CO-04 (Special Election) See Full Big Line

(R) Greg Lopez

(R) Trisha Calvarese

90%

10%

President (To Win Colorado) See Full Big Line

(D) Joe Biden*

(R) Donald Trump

80%

20%↓

CO-01 (Denver) See Full Big Line

(D) Diana DeGette*

90%

CO-02 (Boulder-ish) See Full Big Line

(D) Joe Neguse*

90%

CO-03 (West & Southern CO) See Full Big Line

(D) Adam Frisch

(R) Jeff Hurd

(R) Ron Hanks

40%

30%

20%

CO-04 (Northeast-ish Colorado) See Full Big Line

(R) Lauren Boebert

(R) Deborah Flora

(R) J. Sonnenberg

50%↑

15%

10%↓

CO-05 (Colorado Springs) See Full Big Line

(R) Dave Williams

(R) Jeff Crank

50%↓

50%↑

CO-06 (Aurora) See Full Big Line

(D) Jason Crow*

90%

CO-07 (Jefferson County) See Full Big Line

(D) Brittany Pettersen

85%↑

 

CO-08 (Northern Colo.) See Full Big Line

(D) Yadira Caraveo

(R) Gabe Evans

(R) Janak Joshi

60%↑

35%↓

30%↑

State Senate Majority See Full Big Line

DEMOCRATS

REPUBLICANS

80%

20%

State House Majority See Full Big Line

DEMOCRATS

REPUBLICANS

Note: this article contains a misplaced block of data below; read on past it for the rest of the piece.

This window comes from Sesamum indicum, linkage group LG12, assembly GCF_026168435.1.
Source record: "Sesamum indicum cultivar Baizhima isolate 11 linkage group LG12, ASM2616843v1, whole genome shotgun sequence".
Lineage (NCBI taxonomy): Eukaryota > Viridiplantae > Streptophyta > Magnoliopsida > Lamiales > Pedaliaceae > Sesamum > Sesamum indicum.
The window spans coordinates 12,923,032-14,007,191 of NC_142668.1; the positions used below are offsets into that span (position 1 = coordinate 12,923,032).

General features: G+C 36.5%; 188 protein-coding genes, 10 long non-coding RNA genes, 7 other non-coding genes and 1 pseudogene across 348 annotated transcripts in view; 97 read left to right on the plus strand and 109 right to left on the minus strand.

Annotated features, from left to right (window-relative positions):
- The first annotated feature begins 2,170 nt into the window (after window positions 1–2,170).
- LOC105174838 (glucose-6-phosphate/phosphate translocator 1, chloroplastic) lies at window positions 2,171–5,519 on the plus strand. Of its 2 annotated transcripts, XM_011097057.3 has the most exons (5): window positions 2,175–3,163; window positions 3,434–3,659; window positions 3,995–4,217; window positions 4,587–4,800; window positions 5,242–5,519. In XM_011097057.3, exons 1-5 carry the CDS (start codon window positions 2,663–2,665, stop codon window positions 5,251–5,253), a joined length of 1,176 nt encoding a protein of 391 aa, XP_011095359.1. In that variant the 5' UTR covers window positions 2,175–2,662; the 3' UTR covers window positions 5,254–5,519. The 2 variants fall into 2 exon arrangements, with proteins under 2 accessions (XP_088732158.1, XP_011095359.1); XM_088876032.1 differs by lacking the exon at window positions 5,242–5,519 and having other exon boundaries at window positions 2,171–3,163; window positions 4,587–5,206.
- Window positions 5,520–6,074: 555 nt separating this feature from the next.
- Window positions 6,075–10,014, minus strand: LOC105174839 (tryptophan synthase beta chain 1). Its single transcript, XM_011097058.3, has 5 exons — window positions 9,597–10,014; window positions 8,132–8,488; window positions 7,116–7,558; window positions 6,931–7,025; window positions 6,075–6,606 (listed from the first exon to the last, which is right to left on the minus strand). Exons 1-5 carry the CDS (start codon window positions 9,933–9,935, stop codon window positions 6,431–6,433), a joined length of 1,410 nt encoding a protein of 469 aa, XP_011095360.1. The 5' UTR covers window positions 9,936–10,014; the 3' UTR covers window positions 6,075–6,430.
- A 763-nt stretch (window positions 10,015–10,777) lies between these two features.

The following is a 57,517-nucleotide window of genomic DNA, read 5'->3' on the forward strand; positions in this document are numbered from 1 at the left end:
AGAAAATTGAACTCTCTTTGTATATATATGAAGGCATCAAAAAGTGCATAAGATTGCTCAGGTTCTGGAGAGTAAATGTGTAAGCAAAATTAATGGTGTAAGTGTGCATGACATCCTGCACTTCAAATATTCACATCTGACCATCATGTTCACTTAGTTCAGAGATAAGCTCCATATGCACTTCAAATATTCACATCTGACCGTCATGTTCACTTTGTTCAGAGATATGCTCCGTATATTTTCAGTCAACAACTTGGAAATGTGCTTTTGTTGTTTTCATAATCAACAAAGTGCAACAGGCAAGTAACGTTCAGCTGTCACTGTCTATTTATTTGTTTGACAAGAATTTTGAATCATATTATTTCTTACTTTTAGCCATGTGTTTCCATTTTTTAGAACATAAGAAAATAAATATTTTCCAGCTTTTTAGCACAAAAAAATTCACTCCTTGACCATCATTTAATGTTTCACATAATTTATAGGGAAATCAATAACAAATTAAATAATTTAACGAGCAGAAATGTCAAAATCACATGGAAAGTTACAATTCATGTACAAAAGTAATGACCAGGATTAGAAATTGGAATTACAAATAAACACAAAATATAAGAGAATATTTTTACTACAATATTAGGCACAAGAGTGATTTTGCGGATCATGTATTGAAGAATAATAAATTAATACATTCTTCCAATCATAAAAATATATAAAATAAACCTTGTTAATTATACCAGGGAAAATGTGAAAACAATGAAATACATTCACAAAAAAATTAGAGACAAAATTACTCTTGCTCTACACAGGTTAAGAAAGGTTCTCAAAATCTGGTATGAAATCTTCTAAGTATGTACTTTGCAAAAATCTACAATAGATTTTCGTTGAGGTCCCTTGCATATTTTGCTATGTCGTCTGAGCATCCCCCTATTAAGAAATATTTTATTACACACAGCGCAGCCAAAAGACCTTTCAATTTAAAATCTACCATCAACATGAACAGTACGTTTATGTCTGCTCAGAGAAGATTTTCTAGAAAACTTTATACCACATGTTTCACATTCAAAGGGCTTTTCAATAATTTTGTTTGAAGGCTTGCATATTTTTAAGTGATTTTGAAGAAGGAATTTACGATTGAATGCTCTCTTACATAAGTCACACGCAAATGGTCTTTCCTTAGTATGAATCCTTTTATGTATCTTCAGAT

95%

5%

Generic selectors
Exact matches only
Search in title
Search in content
Post Type Selectors
February 16, 2012 12:15 AM UTC

House Republicans Listen to Grownups, Agree on Obvious

  • 14 Comments
  • by: Colorado Pols

In mid-December of last year, we weren’t alone in being critical of House Republicans over their seemingly tone-deaf attitude over a temporary extension of the payroll tax deduction — particularly when it was obvious that they were going to have to cave sooner rather than later. As we wrote just after Christmas:

There’s no question that the battle over the extension of the payroll tax cut ended as a significant victory for Democrats–an outcome that wasn’t all that likely only two weeks ago as Republicans were gaining the upper hand in forcing concessions. The short-term extension of the payroll tax robs the GOP of a favorable negotiating position they enjoyed after Democrats dropped a “surtax” proposal on the highest income earners to pay for the full one-year extension. When the public tunes in next year with polls favoring the “surtax,” this could prove a major setback.